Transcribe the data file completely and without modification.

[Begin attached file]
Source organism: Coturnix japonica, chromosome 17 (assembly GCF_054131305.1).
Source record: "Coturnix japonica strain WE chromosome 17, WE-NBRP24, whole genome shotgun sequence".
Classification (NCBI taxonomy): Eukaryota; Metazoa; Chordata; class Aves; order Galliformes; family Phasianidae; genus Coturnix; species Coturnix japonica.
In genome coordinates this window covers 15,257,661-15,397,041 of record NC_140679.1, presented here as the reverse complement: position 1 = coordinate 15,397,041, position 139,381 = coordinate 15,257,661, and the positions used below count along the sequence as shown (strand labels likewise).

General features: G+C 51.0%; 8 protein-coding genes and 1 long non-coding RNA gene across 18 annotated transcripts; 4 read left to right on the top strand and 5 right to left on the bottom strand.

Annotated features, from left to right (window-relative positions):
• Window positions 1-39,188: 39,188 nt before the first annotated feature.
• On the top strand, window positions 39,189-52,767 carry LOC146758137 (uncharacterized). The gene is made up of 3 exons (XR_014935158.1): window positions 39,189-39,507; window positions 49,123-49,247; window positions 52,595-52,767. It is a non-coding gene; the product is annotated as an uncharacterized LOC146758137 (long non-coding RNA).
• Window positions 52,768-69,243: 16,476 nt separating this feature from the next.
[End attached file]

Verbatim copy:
Source organism: Coturnix japonica, chromosome 17 (assembly GCF_054131305.1).
Source record: "Coturnix japonica strain WE chromosome 17, WE-NBRP24, whole genome shotgun sequence".
Classification (NCBI taxonomy): Eukaryota; Metazoa; Chordata; class Aves; order Galliformes; family Phasianidae; genus Coturnix; species Coturnix japonica.
In genome coordinates this window covers 15,257,661-15,397,041 of record NC_140679.1, presented here as the reverse complement: position 1 = coordinate 15,397,041, position 139,381 = coordinate 15,257,661, and the positions used below count along the sequence as shown (strand labels likewise).

General features: G+C 51.0%; 8 protein-coding genes and 1 long non-coding RNA gene across 18 annotated transcripts; 4 read left to right on the top strand and 5 right to left on the bottom strand.

Annotated features, from left to right (window-relative positions):
• Window positions 1-39,188: 39,188 nt before the first annotated feature.
• On the top strand, window positions 39,189-52,767 carry LOC146758137 (uncharacterized). The gene is made up of 3 exons (XR_014935158.1): window positions 39,189-39,507; window positions 49,123-49,247; window positions 52,595-52,767. It is a non-coding gene; the product is annotated as an uncharacterized LOC146758137 (long non-coding RNA).
• Window positions 52,768-69,243: 16,476 nt separating this feature from the next.